Girls had the unique opportunity to learn from a real architect about what it takes to become one in a fun and educational environment on location at the AIA 2011 National Convention (May 12-14). Girls also learned about the first female architect recognized by the AIA over 125 years ago and got to ‘create’ their very own Dream House. All participants in the workshop left with a gift bag including their own Architect Barbie and a special poster.

All images courtesy of Mattel

Tatiana's Doll House: Club diorama

The latest diorama talented Tatiana has created is a place for her dolls to relax and hang out - The Fashion Royalty Club. This display was inspired by a pink plastic piano that she repainted  black last summer. That project was very long and challenging for her as she aimed for a thick glossy finish. One month and two cans of paint later she finally felt happy of how it turned out. She used a high gloss black lacquer by Rust-Oleum and applied it in multiple layers.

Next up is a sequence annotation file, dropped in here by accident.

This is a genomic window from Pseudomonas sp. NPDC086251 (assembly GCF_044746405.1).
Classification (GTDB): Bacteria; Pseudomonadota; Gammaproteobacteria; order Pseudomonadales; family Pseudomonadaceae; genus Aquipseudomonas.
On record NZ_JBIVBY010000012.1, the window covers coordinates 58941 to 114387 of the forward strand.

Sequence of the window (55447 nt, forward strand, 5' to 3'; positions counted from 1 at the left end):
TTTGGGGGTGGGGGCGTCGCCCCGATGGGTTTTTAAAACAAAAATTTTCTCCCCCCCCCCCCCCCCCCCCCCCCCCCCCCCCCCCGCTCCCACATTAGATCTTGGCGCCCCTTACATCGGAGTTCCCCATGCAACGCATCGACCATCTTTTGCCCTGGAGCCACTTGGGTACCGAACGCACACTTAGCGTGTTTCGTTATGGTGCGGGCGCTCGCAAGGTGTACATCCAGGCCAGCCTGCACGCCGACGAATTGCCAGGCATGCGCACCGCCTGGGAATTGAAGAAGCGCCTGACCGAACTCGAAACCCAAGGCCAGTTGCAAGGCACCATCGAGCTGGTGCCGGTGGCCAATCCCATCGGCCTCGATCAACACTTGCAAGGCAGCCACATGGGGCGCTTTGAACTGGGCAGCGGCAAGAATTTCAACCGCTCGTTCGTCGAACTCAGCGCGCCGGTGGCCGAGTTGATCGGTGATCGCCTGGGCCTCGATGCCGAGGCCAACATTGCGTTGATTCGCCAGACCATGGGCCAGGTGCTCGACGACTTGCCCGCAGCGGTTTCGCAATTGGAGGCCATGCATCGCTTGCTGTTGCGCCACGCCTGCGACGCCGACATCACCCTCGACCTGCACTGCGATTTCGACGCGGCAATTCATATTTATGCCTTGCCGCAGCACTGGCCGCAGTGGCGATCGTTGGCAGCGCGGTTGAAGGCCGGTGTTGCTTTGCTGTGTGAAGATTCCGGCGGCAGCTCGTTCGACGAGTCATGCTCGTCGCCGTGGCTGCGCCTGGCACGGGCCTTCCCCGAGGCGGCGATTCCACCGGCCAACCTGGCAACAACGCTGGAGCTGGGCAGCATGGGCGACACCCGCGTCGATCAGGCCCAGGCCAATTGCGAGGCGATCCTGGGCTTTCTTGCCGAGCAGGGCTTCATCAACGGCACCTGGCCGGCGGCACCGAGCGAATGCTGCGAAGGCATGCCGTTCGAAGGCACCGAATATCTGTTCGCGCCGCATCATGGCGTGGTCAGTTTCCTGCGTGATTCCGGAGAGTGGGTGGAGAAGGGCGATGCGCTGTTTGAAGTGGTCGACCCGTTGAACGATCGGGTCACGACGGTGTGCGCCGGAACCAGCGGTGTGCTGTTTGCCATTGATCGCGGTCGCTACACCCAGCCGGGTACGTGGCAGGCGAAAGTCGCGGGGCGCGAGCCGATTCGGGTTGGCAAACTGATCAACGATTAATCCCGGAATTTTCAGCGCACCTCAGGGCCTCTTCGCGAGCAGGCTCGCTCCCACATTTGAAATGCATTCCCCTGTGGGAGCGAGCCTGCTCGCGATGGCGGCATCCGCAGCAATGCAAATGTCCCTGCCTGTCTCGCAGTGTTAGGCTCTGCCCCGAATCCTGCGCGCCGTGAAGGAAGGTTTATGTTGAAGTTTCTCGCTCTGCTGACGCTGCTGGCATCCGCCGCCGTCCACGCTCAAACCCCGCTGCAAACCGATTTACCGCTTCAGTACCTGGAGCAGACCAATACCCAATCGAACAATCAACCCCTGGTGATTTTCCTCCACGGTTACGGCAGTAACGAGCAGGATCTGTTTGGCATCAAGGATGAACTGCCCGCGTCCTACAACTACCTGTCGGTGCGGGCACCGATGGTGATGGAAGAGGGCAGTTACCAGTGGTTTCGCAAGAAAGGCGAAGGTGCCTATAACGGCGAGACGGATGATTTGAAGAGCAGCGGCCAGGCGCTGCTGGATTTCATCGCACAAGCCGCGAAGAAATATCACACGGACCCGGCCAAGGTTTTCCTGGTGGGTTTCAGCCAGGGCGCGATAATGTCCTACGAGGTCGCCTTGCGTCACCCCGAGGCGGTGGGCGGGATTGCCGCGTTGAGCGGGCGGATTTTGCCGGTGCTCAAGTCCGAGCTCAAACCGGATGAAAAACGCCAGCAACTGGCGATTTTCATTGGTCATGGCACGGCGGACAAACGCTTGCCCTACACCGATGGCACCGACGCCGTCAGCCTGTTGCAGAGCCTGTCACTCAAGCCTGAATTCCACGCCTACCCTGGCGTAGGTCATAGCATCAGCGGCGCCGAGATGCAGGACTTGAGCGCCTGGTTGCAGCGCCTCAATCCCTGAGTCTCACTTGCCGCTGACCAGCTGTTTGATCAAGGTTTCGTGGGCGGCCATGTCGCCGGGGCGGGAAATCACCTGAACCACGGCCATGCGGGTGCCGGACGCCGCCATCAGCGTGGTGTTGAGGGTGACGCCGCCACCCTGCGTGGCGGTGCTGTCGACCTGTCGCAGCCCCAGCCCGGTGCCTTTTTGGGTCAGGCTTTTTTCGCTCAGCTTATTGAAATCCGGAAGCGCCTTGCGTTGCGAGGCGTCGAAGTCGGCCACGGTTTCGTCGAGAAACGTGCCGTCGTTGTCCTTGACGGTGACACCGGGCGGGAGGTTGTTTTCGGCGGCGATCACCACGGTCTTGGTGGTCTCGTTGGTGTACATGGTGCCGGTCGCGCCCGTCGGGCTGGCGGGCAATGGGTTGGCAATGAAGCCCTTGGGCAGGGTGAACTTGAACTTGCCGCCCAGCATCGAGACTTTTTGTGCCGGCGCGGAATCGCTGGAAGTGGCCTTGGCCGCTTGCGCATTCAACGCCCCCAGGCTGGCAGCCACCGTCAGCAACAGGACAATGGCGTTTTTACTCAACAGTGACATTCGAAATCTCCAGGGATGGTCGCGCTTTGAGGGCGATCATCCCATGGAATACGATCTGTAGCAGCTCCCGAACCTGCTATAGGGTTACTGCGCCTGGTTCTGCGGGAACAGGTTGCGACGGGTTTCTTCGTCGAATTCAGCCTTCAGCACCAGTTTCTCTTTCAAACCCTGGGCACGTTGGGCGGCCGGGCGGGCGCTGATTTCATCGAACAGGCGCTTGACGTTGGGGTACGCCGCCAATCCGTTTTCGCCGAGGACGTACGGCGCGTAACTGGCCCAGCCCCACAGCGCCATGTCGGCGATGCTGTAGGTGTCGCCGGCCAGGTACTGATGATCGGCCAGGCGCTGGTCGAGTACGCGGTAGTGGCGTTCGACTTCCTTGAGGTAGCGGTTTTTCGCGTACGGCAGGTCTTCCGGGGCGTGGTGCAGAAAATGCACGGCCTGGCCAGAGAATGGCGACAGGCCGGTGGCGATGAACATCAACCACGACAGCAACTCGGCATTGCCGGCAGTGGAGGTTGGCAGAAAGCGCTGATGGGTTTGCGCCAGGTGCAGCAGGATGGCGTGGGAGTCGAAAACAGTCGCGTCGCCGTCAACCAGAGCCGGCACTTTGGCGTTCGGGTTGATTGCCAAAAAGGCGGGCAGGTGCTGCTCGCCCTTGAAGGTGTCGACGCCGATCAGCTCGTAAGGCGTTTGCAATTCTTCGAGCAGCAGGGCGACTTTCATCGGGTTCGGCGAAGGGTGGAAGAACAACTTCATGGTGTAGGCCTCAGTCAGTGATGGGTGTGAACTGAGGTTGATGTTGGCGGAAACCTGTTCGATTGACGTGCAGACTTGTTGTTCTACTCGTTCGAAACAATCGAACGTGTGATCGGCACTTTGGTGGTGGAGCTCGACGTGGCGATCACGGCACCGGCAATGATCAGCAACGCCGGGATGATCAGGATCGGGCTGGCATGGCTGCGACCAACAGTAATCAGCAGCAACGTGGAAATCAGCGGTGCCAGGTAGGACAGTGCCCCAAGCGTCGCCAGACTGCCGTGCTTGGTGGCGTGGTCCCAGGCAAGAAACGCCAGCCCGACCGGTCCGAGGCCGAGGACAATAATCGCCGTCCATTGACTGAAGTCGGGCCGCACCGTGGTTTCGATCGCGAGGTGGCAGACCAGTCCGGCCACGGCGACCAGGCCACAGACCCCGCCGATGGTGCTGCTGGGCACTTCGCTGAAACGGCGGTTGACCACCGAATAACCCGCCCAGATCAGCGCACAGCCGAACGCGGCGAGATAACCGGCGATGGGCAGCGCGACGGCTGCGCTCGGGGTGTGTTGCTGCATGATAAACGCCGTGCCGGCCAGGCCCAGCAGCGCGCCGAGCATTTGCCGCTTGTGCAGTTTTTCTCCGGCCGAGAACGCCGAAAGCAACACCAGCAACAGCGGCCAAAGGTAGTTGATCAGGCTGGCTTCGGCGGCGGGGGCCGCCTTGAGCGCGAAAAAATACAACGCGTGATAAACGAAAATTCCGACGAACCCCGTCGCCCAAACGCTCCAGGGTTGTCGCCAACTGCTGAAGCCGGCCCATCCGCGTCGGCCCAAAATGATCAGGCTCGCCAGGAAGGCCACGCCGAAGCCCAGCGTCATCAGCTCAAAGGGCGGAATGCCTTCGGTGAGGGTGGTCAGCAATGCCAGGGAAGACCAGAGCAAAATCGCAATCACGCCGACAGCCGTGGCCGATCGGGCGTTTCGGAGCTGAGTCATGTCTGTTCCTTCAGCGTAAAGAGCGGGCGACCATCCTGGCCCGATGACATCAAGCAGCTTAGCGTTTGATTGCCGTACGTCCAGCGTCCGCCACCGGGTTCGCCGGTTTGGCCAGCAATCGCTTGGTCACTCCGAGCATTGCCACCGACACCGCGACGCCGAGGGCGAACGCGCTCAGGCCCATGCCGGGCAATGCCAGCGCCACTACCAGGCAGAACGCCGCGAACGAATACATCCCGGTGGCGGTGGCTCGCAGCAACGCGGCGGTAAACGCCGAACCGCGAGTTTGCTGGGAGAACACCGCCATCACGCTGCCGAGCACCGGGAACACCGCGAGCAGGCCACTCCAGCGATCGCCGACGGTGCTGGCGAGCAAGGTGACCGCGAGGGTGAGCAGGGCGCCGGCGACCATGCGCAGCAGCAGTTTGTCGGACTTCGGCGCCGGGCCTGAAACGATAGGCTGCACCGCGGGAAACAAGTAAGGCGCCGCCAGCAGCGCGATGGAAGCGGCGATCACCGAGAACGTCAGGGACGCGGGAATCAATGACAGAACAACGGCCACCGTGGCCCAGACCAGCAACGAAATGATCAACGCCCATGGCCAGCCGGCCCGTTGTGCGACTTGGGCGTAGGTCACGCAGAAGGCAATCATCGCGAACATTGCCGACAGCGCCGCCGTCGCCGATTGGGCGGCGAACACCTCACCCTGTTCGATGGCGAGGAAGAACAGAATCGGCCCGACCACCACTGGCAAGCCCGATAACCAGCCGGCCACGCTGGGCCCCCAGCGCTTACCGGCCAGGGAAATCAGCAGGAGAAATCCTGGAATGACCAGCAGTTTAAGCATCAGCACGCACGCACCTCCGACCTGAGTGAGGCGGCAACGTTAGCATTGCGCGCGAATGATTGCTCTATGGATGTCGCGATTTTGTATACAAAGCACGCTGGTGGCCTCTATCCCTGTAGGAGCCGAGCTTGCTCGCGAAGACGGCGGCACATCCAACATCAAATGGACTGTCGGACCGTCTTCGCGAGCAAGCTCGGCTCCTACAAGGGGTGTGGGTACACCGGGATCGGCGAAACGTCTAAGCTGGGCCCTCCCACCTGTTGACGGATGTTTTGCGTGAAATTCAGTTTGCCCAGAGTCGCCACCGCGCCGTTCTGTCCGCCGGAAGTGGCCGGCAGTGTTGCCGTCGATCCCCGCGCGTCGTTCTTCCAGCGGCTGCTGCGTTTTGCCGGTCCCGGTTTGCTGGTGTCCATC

The round tables are from a Gloria play set, their bases painted silver. Tablecloths are made from polyester table napkins and curtains are faux silk dupioni napkins  attached with double sided tape. The buffet table is a wooden shadow-box frame that was cut with a miter saw. Cake, pastries, trays and cutlery are re-ment, small white plates came with a no-name play set.

Tatiana made the wall scone lights by splitting a Mattel purple chandelier in quarters and gluing them to wooden pendants from a dollar store. After that she spray-painted everything with black acryllic paint and attached them to the wall using double sided tape.